What is ‘mental impairment’?

A simple question but one that often goes unanswered.

Is mental impairment or mental retardation a mental disability or is it something that is inherited?

The answer, according to the US Centers for Disease Control and Prevention (CDC), is that the answer is a bit complicated.

While there are many categories of mental impairment, there are some differences in how they are defined.

The CDC defines mental retardance as being between the ages of three and 12.

For example, if a person is considered intellectually and physically disabled, it would be mental retardence.

While the US does not define mental impairment as a disability, in the UK, mental impairment is defined as a mental impairment of some kind.

The UK has also defined mental retardacy as a physical disability.

The definitions vary between countries.

The US does have a ‘mental retardation’ and ‘mental illness’ definition, for example, but the US has different definitions for physical and mental disabilities.

“There are so many different things that people may be thinking about, but if you look at the mental impairment definition in the US, it is really focused on the impairment itself,” Dr Rishi Chaudhary, a psychologist at the University of Illinois and author of The Mind’s Eye, told The Hindu.

Chaudharies’ book has helped to clear up the differences between the US and UK definitions of mental retardancy.

“In the UK we have a general term for mental retardative disability.

There is no specific disability category for mental impairment.

If you’re disabled and you’re intellectually or physically disabled you’re not considered intellectually or functionally disabled,” he said.

Dr Chaudhamaries book defines mental impairment in terms of intellectual impairment, which he defined as “any impairment that affects a person’s ability to learn, concentrate and think clearly.”

“For people with mental impairment the difference is that intellectual impairment is not an impairment that’s inherited.

It is a disease, and people with intellectual impairment are not mentally impaired,” he explained.”

So, a person with intellectual disability might be mentally retarded and someone with intellectual disabilities might be intellectually impaired.

So it’s an overlap, and the differences are very subtle.”

While intellectual impairment doesn’t always need to be considered a mental disorder, it can be considered when it affects learning and concentration.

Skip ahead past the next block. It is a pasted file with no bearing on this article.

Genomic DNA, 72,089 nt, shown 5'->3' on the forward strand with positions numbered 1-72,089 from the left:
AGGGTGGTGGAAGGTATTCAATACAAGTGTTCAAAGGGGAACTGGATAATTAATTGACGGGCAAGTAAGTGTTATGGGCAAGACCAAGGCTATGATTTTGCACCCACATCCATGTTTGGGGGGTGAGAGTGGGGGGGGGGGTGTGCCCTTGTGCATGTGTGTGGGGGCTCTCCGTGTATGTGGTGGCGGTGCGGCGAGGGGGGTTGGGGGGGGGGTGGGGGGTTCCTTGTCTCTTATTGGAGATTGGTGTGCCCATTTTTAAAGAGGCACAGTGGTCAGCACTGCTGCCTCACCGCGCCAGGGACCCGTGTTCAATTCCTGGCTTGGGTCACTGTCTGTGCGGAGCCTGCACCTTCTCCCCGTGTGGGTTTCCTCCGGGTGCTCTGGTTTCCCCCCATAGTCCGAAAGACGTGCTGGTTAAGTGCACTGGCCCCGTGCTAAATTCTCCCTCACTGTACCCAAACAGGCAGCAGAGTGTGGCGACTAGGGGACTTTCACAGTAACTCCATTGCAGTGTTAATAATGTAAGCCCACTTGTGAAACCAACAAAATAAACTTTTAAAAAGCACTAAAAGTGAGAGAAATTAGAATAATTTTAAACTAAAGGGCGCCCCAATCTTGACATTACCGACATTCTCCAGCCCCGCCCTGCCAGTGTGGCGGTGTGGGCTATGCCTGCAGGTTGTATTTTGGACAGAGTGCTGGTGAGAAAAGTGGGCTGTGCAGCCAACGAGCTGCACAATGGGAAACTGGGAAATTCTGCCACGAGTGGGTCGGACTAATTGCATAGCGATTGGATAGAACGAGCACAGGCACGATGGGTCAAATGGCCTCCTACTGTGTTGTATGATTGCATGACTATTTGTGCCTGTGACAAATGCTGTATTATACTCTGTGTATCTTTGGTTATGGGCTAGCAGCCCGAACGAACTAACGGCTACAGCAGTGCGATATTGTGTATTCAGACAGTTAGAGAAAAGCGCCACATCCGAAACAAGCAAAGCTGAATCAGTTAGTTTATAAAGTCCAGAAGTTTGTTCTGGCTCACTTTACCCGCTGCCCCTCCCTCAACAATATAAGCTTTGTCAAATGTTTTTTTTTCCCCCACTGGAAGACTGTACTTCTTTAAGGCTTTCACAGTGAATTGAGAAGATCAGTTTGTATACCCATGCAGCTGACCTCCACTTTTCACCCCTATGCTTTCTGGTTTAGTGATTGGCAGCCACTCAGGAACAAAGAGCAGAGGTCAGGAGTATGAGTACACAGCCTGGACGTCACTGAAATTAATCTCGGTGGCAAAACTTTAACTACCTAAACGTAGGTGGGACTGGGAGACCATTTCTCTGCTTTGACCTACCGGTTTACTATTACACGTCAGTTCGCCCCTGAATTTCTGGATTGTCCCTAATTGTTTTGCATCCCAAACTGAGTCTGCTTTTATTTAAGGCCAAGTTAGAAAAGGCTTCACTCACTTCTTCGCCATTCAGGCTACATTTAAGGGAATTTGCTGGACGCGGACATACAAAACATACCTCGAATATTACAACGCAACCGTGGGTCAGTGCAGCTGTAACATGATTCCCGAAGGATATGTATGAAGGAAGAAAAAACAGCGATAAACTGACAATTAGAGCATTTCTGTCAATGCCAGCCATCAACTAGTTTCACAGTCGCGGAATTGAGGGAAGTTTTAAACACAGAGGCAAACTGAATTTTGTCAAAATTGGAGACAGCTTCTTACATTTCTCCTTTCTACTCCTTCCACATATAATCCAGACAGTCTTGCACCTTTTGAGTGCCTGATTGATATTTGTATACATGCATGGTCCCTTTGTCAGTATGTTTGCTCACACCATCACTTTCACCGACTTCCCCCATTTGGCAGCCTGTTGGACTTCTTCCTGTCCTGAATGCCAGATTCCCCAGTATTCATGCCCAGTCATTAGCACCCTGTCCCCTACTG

Dr Chandran Chaudhin, a psychiatrist at Johns Hopkins University and a member of the International Mental Health Association, explained that intellectual disability is a mental condition that can cause problems in school and work, and can also have a severe impact on social functioning.

“We’re not suggesting that people with disabilities have no ability to function, but that they should not have to work, because they’re not able to perform tasks at all,” he told The Huffington Post India.

Chadran Choudhary’s book defines intellectual impairment as “physical impairment that is caused by physical impairments, such as spinal or cranial injuries, that cause limitations in physical function, such in learning, concentration and social functioning”.

He further explained that a person who is mentally retarded can be diagnosed as intellectually disabled because they lack the ability to understand or process information and that this does not necessarily mean that they are intellectually disabled.

“When you look in terms, for instance, of people who have autism spectrum disorders, they have a mental health issue that affects their ability to think or process language.

So, they’re a different class of disability,” he added.”

A person who’s intellectually impaired might have some impairment that prevents them from processing information and language but that doesn’t necessarily mean they are mentally impaired.

It just means that they lack a fundamental ability to process information or to communicate effectively.”

Dr Choudhanys book also explains how to distinguish between intellectual disability and mental retardency.

“The distinction is subtle and depends on the person,” he pointed out.

“If you are intellectually and functionally disabled, the distinction is a matter of when you’re diagnosed, and not whether or not you have an intellectual disability,” Dr Chaudhanys said.

“But if you have a physical impairment, the difference would be that you have impairment of one type or the other.

It’s not as if the difference in the two is the same.”

Dr Chandhan-Chaudhy said that mental impairment and mental disability should be considered in tandem.

“These are very distinct and nuanced definitions, and it is very important to understand that the two terms don’t necessarily have to be in conflict,” he noted.

“In terms of what the term mental impairment means, it’s a diagnosis of some sort that describes the impairment,” he concluded.

“It is a diagnosis, and mental impairment has a lot of overlapping aspects that can be helpful in understanding how people with these disabilities function in society. “